Originally published by Florida Today| Read Full Article Here
By Dave Berman
One by one, homeowners strode to the speakers' podium in the council chambers at Melbourne City Hall to tell their personal horror stories about the property insurance industry.
Policies canceled for no good reason. Being turned down for coverage by multiple carriers. Skyrocketing premiums. Insurers rejecting legitimate claims. Scams perpetrated to get "free roofs."
Listening to it all were Florida Senate Majority Leader Debbie Mayfield and Florida Rep. Randy Fine, who promised that state legislators would take action to help correct the mess during a special session that begins in Tallahassee on May 23 that will focus on property insurance reforms.
The legislators, along with several local elected officials, were on hand to listen to residents' issues — and their suggested solutions — at the town hall forum on the property insurance crisis. About 75 people attended, and 19 addressed the panel during the two-hour-plus event.
Mayfield and Fine said this issue is the most common topic of calls and email from constituents these days.
"I think what we heard today is the same thing we've been hearing from all the constituents that are calling the office and emailing us," Mayfield said after the town hall. "Everything that's being said is exactly what we keep hearing over and over again."
Mayfield said the Florida Legislature tried to reach a deal on insurance reform during their regular session earlier this year, but the House and the Senate could not agree on a plan.
"We couldn't make it over the finish line," said Mayfield, R-Indialantic.
But she promised things will be different during the special session.
"I'm pretty confident we'll have something" by the end of the weeklong special session, Mayfield said. "If not, Gov. DeSantis will extend the special session until we get it done. He is adamant that we will have an insurance policy done before we leave Tallahassee."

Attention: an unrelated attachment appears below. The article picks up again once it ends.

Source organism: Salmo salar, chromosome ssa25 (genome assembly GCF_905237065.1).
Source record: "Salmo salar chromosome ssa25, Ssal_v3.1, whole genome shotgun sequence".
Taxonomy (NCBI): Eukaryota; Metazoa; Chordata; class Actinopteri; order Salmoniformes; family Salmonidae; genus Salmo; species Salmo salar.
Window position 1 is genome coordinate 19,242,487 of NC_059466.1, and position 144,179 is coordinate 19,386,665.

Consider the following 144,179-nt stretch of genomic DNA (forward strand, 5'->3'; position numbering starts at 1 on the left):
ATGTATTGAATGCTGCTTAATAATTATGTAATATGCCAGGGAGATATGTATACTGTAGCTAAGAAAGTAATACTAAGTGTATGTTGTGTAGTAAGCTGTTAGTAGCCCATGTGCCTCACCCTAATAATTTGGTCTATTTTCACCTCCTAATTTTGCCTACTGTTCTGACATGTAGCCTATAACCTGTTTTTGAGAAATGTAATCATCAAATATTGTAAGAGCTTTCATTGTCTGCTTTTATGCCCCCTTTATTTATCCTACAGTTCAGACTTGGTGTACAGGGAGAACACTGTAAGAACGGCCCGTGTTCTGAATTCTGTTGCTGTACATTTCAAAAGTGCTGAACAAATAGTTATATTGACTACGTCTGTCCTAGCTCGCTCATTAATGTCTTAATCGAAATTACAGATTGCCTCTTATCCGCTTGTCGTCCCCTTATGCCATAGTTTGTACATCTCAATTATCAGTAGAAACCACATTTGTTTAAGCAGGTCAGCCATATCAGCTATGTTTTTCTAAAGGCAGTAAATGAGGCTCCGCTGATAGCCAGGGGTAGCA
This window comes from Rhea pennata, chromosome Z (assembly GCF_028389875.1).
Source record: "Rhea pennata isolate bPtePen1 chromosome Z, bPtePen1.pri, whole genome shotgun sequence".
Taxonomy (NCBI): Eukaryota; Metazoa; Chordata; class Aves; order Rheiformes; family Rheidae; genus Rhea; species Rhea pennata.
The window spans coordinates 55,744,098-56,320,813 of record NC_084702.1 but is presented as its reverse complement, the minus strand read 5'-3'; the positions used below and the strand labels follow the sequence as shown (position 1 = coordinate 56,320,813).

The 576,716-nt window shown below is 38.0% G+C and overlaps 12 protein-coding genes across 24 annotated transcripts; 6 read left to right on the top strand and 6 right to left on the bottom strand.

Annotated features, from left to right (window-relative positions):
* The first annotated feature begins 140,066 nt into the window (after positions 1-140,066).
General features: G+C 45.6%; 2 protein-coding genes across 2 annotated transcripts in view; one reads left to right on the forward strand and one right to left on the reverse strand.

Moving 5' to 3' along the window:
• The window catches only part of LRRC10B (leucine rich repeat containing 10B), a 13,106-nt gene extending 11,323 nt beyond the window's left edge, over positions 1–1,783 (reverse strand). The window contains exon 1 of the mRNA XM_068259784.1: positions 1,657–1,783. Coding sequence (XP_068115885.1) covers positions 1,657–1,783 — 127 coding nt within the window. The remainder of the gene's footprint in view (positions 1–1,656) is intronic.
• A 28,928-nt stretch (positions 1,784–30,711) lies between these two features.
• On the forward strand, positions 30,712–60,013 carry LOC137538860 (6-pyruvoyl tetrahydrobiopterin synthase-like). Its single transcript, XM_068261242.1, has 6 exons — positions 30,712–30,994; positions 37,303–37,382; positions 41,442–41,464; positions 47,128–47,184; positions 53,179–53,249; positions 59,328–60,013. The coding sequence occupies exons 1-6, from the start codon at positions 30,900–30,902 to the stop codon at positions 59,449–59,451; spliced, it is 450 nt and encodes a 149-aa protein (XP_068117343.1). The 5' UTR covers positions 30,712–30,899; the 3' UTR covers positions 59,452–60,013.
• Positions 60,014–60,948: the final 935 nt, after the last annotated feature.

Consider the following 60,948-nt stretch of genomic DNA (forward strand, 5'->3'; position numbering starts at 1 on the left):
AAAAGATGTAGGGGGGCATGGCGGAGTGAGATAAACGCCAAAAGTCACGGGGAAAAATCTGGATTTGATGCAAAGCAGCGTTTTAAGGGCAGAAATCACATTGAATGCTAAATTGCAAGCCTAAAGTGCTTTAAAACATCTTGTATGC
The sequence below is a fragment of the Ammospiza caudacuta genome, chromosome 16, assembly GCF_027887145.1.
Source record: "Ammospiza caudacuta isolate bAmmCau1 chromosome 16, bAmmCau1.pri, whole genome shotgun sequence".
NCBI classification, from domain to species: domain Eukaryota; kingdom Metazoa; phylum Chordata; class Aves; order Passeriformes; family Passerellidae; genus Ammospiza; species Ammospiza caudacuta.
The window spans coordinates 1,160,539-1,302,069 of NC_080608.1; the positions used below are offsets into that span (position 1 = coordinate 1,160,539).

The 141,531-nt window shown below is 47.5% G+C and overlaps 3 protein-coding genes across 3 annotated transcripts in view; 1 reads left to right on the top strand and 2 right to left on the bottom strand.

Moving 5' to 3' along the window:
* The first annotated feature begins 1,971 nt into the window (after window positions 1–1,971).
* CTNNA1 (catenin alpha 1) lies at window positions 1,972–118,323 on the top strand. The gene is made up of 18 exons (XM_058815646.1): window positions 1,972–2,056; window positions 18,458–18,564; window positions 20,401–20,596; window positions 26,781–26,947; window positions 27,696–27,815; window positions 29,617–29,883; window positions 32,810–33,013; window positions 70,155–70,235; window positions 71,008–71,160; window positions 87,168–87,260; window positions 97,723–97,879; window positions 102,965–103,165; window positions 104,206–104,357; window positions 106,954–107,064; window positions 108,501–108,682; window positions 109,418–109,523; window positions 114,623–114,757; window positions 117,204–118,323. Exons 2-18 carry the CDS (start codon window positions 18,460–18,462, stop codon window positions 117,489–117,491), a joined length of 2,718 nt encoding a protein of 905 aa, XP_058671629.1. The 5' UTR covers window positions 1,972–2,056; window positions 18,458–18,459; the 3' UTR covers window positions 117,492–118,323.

There were lots of ideas kicked around at the town hall session.
Many were designed to reduce the costs for insurers in paying out claims, beyond what legitimately should be paid. That's so that insurers would not losing money from their Florida business — and would not have to seek huge premium increases to make up for their losses, or drop their presence in the state entirely.
Among the ideas that appeared to gain traction were:
Cracking down on fraudulent claims for new roofs filed by unscrupulous insurance adjustors or others who get an "assignment of benefits" contract from the homeowner to handle the claim, in return for a cut of the payments. In many cases, the claims seek a new roof for something like "hail damage" that was nothing more than minor wear typical on an older roof.
Limiting how much attorneys can get from handling lawsuits involving insurance claims.
West Melbourne City Councilman John Dittmore — who was on the panel and is involved in the insurance industry — said there is a disproportionate amount of payments to attorneys in Florida in property insurance cases, compared with the rest of the country.
Mariann Tomasik of Cocoa was among 19 speakers who discussed their insurance problems and proposed solutions during a forum at Melbourne City Hall.
Tying how much money a homeowner can receive for roof damage to the age of the roof. Proponents of that concept compared it to auto insurance, in which the owner of a 15-year-old vehicle that is totaled in an accident does not get the amount of money that would pay for a brand-new car.
Florida Rep. Randy Fine, R-Palm Bay, addresses the audience during Thursday night's forum on homeowners' insurance at Melbourne City Hall.
Fine encouraged residents with property insurance issues to call their legislators' offices with their complaints.
"There are good actors and bad actors" in the insurance sector, said Fine, R-Palm Bay. "They're not all good and they're not all bad."